Steps in the assessment of primary amenorrhea

primary amenorrhea

Clinical Assessment

  • History
    • Intrauterine environment to rule out teratogen
    • Chronologic pubertal development, including growth spurt, pubarche, and thelarche
    • Dietary habits or preferences, body weight perception and changes, psychosocial stress
    • Family history: pubertal delay, menstrual patterns
    • Social skills, school achievement
  • Physical examination
    • External genitalia maturity, virilization, pubic hair distribution
    • Internal genitalia, inguinal hernial sites
    • Pubertal features: degree of pubic hair and breast development, galactorrhea
    • Skin: consistency, acne, hair distribution, bruising and pigmentation
    • Growth: height and weight
    • Thyroid
  • Diagnostic procedures

 

 Steps in the assessment of primary amenorrhea

Steps in the assessment of primary amenorrhea.

 

 

  • Ultrasound may be used to assess internal genitalia when office examination is difficult. It will also rule out flow-tract abnormal­ities and assess adnexal status.
  • Progesterone withdrawal: Provera 10 mg PO for 5 days (or 100 mg progesterone in oil); bleeding within 1 week indicates significant endogenous estrogen and normal outflow tract and a likely diagno­sis of anovulation.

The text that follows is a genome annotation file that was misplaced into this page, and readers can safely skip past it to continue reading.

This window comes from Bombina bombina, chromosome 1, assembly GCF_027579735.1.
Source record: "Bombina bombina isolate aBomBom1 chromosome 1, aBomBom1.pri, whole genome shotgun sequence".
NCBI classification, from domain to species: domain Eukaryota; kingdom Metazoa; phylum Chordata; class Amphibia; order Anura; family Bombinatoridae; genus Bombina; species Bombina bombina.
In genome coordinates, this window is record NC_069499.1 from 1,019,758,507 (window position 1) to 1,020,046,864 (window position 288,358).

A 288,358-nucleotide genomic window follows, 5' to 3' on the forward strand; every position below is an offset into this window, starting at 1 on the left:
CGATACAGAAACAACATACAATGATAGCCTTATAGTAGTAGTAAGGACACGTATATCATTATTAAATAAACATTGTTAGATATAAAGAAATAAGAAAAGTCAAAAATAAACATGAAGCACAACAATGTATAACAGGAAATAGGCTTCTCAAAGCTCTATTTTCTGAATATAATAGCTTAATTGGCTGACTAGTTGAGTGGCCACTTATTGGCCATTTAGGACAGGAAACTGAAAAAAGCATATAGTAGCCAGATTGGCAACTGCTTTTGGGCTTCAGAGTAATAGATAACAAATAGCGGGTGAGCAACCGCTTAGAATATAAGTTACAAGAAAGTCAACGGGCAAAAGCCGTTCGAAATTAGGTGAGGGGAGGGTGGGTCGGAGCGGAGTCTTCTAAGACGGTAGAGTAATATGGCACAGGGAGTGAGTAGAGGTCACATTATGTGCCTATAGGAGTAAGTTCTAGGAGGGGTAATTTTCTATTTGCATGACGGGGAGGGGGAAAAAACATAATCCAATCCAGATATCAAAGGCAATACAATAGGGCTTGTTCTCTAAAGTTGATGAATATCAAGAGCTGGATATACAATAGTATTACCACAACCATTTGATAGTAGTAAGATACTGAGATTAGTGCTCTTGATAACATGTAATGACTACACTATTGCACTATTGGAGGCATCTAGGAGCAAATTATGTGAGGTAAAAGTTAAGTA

• Karyotyping (or buccal smear chromatin) should be ordered, and if necessary human Y antigen assay (occasionally leukocyte karyotyp­ing does not detect all forms of mosaicism).
  • FSH + LH (high levels = ovarian failure), thyroid-stimulating hor­mone (TSH), and prolactin are frequently also needed and can be used to assess pituitary status.
  • Ambiguous genitalia.
    • With Y chromosome presence, a gonadal biopsy is needed (dif­ferential diagnosis male pseudohermaphrodite, mixed gonadal dysgenesis, or true hermaphrodite).
    • Without Y chromosome, consider virilizing tumors or 17-hydroxy­lase deficiency (late onset may require ACTH stimulation test).
  • Elevated prolactin (>50 ng/mL) warrants magnetic resonance ima­ging (MRI) or a computed tomography (CT) scan.
  • Treatment
    • The cause should be treated if possible (i.e., dexamethasone for 17-OH deficiency).
    • Phenotypic status should be attained with plastic surgery (i.e., clitoral recession for clitoromegaly and neovagina for blind nonfunc­tional vaginal pouches).

Fertility should be achieved when possible and desired (i.e., Parlo­del for pituitary microadenomas, gonadotrophins for Kallmann’s syndrome, in vitro fertilization for vaginal agenesis, donor eggs for gonadal dysgenesis, etc.).

  • Excision of gonads in Y chromosome-positive individuals should be performed because of the increased risk of germ cell tumors. In testi­cular feminization, surgeons should wait until after puberty to allow normal long bone development. In others, surgery should occur before puberty to minimize risk of malignancy and virilization.

Estrogen replacement therapy can be used for hypoestrogenic states.

 

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